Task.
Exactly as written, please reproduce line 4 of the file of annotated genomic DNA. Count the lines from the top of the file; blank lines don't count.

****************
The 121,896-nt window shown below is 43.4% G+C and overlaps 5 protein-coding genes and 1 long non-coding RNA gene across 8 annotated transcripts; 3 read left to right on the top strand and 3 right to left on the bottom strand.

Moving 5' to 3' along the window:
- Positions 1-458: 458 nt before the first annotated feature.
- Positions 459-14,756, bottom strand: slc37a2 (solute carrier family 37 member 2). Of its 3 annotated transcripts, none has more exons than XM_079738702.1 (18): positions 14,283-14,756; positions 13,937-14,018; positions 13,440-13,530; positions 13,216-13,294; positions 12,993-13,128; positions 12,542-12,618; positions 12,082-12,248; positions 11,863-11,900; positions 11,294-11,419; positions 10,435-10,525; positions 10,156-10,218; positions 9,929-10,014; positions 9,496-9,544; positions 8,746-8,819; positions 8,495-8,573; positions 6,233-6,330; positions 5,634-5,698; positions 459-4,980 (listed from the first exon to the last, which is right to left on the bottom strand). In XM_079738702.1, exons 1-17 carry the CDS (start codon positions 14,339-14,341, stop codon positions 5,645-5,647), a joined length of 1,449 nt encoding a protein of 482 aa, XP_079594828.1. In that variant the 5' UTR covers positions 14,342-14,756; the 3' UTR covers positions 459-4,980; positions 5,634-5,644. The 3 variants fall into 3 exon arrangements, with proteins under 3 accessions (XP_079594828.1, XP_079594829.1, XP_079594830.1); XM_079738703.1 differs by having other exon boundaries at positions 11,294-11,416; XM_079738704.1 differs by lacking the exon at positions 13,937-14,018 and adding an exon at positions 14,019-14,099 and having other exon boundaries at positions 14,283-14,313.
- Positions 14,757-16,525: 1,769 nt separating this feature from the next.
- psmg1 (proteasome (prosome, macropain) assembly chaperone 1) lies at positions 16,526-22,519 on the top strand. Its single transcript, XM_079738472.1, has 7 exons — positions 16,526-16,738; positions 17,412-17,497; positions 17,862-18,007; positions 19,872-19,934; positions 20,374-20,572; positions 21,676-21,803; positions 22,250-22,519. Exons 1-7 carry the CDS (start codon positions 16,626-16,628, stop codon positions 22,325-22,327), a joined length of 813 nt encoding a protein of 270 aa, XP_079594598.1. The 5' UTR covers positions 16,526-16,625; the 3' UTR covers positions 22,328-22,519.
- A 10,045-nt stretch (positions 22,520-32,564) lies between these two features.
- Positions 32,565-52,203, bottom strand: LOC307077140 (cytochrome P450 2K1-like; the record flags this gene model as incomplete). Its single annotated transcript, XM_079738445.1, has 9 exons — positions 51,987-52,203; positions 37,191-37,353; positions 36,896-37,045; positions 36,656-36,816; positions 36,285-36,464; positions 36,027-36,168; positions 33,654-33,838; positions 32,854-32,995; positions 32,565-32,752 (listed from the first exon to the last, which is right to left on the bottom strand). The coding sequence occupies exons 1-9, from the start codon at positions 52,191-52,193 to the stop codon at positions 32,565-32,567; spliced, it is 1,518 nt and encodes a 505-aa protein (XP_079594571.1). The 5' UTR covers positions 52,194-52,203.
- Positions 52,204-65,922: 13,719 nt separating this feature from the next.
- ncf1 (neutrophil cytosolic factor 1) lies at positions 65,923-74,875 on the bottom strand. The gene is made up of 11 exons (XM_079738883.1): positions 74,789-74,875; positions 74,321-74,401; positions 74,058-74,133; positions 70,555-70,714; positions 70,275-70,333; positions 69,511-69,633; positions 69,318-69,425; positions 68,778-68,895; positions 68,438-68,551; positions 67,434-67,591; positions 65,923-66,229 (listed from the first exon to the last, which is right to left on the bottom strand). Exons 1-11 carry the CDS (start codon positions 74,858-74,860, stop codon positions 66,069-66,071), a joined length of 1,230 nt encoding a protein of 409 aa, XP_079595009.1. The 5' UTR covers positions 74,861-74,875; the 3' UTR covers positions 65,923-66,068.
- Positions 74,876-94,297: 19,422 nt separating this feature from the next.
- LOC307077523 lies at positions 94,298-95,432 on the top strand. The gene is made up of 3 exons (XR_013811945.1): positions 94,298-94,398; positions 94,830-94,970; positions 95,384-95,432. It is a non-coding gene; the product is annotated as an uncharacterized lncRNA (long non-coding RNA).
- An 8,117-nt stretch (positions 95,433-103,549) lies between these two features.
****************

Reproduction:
- Positions 459-14,756, bottom strand: slc37a2 (solute carrier family 37 member 2). Of its 3 annotated transcripts, none has more exons than XM_079738702.1 (18): positions 14,283-14,756; positions 13,937-14,018; positions 13,440-13,530; positions 13,216-13,294; positions 12,993-13,128; positions 12,542-12,618; positions 12,082-12,248; positions 11,863-11,900; positions 11,294-11,419; positions 10,435-10,525; positions 10,156-10,218; positions 9,929-10,014; positions 9,496-9,544; positions 8,746-8,819; positions 8,495-8,573; positions 6,233-6,330; positions 5,634-5,698; positions 459-4,980 (listed from the first exon to the last, which is right to left on the bottom strand). In XM_079738702.1, exons 1-17 carry the CDS (start codon positions 14,339-14,341, stop codon positions 5,645-5,647), a joined length of 1,449 nt encoding a protein of 482 aa, XP_079594828.1. In that variant the 5' UTR covers positions 14,342-14,756; the 3' UTR covers positions 459-4,980; positions 5,634-5,644. The 3 variants fall into 3 exon arrangements, with proteins under 3 accessions (XP_079594828.1, XP_079594829.1, XP_079594830.1); XM_079738703.1 differs by having other exon boundaries at positions 11,294-11,416; XM_079738704.1 differs by lacking the exon at positions 13,937-14,018 and adding an exon at positions 14,019-14,099 and having other exon boundaries at positions 14,283-14,313.